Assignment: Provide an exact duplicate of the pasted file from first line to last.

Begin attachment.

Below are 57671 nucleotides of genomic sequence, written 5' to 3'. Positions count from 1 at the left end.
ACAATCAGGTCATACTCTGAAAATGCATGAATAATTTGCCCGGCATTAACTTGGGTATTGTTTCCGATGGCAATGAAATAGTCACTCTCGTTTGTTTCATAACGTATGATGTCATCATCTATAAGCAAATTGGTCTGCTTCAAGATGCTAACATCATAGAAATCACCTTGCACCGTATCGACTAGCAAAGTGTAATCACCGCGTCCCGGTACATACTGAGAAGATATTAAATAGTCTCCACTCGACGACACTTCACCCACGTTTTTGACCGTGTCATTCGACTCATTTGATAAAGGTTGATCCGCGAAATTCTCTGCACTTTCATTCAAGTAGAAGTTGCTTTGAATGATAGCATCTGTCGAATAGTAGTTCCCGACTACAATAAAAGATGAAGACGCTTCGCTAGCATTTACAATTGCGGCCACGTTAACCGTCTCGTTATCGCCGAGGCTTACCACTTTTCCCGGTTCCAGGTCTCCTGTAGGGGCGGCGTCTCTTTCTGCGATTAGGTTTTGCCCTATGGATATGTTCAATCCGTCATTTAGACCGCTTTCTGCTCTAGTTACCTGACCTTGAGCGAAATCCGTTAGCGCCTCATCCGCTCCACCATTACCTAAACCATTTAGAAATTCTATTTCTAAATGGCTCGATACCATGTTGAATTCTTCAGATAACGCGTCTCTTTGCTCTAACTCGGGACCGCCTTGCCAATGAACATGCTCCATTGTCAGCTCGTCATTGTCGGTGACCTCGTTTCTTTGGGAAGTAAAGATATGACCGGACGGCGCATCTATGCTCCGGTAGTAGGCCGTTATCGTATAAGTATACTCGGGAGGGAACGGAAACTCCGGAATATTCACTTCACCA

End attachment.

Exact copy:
Below are 57671 nucleotides of genomic sequence, written 5' to 3'. Positions count from 1 at the left end.
ACAATCAGGTCATACTCTGAAAATGCATGAATAATTTGCCCGGCATTAACTTGGGTATTGTTTCCGATGGCAATGAAATAGTCACTCTCGTTTGTTTCATAACGTATGATGTCATCATCTATAAGCAAATTGGTCTGCTTCAAGATGCTAACATCATAGAAATCACCTTGCACCGTATCGACTAGCAAAGTGTAATCACCGCGTCCCGGTACATACTGAGAAGATATTAAATAGTCTCCACTCGACGACACTTCACCCACGTTTTTGACCGTGTCATTCGACTCATTTGATAAAGGTTGATCCGCGAAATTCTCTGCACTTTCATTCAAGTAGAAGTTGCTTTGAATGATAGCATCTGTCGAATAGTAGTTCCCGACTACAATAAAAGATGAAGACGCTTCGCTAGCATTTACAATTGCGGCCACGTTAACCGTCTCGTTATCGCCGAGGCTTACCACTTTTCCCGGTTCCAGGTCTCCTGTAGGGGCGGCGTCTCTTTCTGCGATTAGGTTTTGCCCTATGGATATGTTCAATCCGTCATTTAGACCGCTTTCTGCTCTAGTTACCTGACCTTGAGCGAAATCCGTTAGCGCCTCATCCGCTCCACCATTACCTAAACCATTTAGAAATTCTATTTCTAAATGGCTCGATACCATGTTGAATTCTTCAGATAACGCGTCTCTTTGCTCTAACTCGGGACCGCCTTGCCAATGAACATGCTCCATTGTCAGCTCGTCATTGTCGGTGACCTCGTTTCTTTGGGAAGTAAAGATATGACCGGACGGCGCATCTATGCTCCGGTAGTAGGCCGTTATCGTATAAGTATACTCGGGAGGGAACGGAAACTCCGGAATATTCACTTCACCA